The Saitama International Marathon is a women's marathon held in Saitama, Japan, and hosted by Japan Association of Athletics Federations, Saitama Prefecture, Saitama City, Nippon Television Network and the Yomiuri Shimbun. The event is an IAAF Silver Label Road Race. The competition took the place of the Yokohama Women's Marathon which was held in Yokohama from 2009 until 2014 and...

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Ethiopia's Belaynesh Oljira will start as favorite in the fifth Saitama International Marathon, a World Athletics Silver Label road race

The elite field includes eight runners from abroad as well as two Japanese. Oljira is the fastest among them with a 2:21:53 lifetime best set in the 2018 Frankfurt Marathon.

Oljira was a superb track runner, having finished fifth in the 2012 Olympics and third in the 2013 World Championships, both at 10,000m and boasts track bests of 14:42.57 in the 5000m and 30:26.70 in the 10,000m. She's only raced once this year, in a 10km road race in June, so her current fitness is a mystery.  

Oljira’s second fastest marathon is 2:24:21 - only two runners in the field have run faster: Ethiopians Rahma Tusa, who clocked 2:23:46 in the 2018 Roma Marathon and Fatuma Sado who ran 2:24:16 in the 2015 Toronto Marathon. Sado was one of the favorite in Saitama last year but failed to finish. She won the Osaka Marathon in January with 2:25:39.

The field also includes Kenyan Paskalia Chepkorir, who has a best of 2:26:04; Zinash Debebe of Ethiopia, who has a 2:27:15 lifetime best; Ethiopia's Zerfie Limeneh, a 2:26:48 runner; and Nina Savina of Belarus, who's clocked 2:29:06.

Hiroko Yoshitomi, with a best of 2:30:09 and Kaori Yoshida, who's run 2:28:24, are the Japanese entrants. Their incentive? Any Japanese runner who breaks 2:22:22 will secure the third spot on the 2020 Olympic Marathon team.

The most intriguing runner in the field is Kenyan Peres Jepchirchir, the former world half marathon record holder with a best of 1:05:06 and 2016 world champion over the distance. She's run two marathons in her career, both at altitude in Kenya and both over 2:45. But those performances don't seem indicative of her marathon potential.

Inaugurated in 1979 as the Tokyo Women’s Marathon, the first women-only marathon, it was moved to Yokohama after 30 years where it remained as an elite women-only race. After six editions, it was moved to Saitama where it became a mass race but still only features a women's elite field.

(12/06/2019) ⚡AMP
by World Athletics
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Saitama International Marathon

Saitama International Marathon

The Saitama International Marathon is a women's marathon held in Saitama, Japan, and hosted by Japan Association of Athletics Federations, Saitama Prefecture, Saitama City, Nippon Television Network and the Yomiuri Shimbun. The event is an IAAF Silver Label Road Race. The competition took the place of the Yokohama Women's Marathon which was held in Yokohama from 2009 until 2014 and...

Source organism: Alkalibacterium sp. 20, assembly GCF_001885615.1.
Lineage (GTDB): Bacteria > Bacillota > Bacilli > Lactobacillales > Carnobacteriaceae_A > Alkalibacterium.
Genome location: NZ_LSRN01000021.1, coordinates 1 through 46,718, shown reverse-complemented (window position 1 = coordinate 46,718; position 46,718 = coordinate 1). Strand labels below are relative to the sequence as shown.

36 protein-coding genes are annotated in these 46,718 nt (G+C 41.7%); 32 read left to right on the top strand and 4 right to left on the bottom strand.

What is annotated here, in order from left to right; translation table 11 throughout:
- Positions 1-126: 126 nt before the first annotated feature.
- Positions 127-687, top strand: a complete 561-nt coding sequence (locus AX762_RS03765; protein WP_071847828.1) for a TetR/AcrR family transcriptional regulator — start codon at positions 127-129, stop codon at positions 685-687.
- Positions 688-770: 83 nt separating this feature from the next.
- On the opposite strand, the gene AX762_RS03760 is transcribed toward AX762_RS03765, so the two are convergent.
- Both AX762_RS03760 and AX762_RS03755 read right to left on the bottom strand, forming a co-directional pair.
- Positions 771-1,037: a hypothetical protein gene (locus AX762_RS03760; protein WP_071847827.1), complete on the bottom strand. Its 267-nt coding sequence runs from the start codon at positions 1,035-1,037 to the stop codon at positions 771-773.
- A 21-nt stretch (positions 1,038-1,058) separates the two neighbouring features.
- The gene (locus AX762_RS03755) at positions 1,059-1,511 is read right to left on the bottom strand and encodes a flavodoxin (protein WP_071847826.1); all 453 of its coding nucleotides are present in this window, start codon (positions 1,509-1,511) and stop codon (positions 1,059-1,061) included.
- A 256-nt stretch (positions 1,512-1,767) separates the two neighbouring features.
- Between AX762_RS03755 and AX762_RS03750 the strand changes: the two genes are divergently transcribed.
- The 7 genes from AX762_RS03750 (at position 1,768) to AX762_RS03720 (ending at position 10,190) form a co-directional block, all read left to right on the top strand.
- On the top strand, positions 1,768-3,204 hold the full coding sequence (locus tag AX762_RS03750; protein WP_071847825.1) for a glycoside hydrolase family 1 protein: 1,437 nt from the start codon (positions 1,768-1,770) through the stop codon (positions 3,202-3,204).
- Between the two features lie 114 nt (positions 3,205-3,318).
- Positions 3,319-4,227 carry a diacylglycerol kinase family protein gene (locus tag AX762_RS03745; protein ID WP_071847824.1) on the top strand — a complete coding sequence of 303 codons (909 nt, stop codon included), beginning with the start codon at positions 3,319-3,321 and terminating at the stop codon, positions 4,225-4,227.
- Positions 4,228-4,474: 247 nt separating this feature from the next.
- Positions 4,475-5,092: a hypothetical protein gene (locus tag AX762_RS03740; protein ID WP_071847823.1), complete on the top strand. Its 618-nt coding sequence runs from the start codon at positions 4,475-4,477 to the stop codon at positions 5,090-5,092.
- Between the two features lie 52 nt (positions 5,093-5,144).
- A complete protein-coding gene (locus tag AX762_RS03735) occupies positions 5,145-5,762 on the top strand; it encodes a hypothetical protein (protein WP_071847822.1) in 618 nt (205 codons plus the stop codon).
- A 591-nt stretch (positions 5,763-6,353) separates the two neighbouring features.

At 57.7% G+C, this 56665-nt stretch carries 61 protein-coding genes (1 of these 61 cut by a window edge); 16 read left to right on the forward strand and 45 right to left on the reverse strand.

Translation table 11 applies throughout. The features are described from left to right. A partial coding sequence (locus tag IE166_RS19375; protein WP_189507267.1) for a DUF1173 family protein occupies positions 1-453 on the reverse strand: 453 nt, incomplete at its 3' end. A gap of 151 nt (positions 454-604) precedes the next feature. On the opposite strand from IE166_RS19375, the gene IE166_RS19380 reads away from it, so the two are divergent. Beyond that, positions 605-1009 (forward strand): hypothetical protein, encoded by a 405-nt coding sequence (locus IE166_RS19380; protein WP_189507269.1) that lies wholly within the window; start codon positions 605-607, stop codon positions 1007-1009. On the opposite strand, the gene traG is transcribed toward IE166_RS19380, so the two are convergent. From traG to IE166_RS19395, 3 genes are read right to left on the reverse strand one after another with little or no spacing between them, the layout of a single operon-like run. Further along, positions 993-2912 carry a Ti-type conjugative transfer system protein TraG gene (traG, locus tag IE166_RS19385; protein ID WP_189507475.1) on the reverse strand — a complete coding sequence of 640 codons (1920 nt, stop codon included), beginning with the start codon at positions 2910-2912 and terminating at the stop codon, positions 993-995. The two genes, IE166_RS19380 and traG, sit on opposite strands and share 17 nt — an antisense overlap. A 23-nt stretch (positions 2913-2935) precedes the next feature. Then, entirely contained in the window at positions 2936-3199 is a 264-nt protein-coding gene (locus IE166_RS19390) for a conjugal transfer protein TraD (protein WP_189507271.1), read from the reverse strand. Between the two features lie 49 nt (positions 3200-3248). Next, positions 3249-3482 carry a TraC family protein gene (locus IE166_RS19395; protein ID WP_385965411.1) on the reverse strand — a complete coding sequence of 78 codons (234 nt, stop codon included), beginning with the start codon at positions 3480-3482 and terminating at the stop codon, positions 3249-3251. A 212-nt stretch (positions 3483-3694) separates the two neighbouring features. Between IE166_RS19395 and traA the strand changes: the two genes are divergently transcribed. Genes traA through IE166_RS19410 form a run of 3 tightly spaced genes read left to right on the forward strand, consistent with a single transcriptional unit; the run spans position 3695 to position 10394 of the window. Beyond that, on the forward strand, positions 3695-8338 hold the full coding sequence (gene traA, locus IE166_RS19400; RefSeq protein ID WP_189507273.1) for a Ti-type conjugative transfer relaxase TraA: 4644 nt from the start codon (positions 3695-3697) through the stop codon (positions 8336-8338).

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Kenyan Felix Kimutai set a course record of 2:09:57 at the Istanbul Marathon last year, and this year he aims to retain Instanbul Marathon title

The 30-year-old won the Dongying Marathon earlier this year in 2:09:23, taking more than half a minute off his previous PB set when winning in Istanbul 12 months ago. But he may need to produce another lifetime best if he is to become the first back-to-back men’s winner since 2011.

Former track specialist Yitayal Atnafu of Ethiopia is the fastest in the field, having clocking 2:07:00 in Paris last year. The 26-year-old returned to the French capital earlier this year and recorded a season’s best of 2:08:31.

Based on this year’s times, Turkey’s Polat Kemboi Arikan leads the field. The two-time European 10,000m champion set a PB of 2:08:14 in Paris back in April, finishing just ahead of Atnafu, but earlier this month he withdrew from the marathon at the IAAF World Athletics Championships Doha 2019.

Aside from Kimutai, two other men in the field know what it’s like to triumph in Istanbul. 2016 winner Evans Kiplagat of Azerbaijan and 2015 champion Elias Chelimo – both sub-2:08 performers at their best – return to the Turkish city. Kiplagat also recently withdrew from the World Championships marathon, while Chelimo has a season’s best of 2:11:41, set in Hong Kong.

Fellow Kenyans Cosmas Birech, Joseph Aperumoi and Hillary Kipchumba all have PBs inside 2:09 and so have the ability to contend for a podium finish. And watch out for Bahrain’s Abdi Ali Gelchu and Ethiopia’s Musa Babo, who have been in PB form this year, clocking 2:09:44 and 2:09:55 respectively.

Three pacemakers will lead the field through 30km on schedule for a 2:09 finish, so it’s possible that Kimutai’s course record could fall on Sunday.

Visiline Jepkesho has the strongest credentials of the entrants in the women’s race. The 29-year-old has the fastest PB (2:21:37) and season’s best (2:22:58) and outside of major championships has finished in the top four in all of her marathons to date.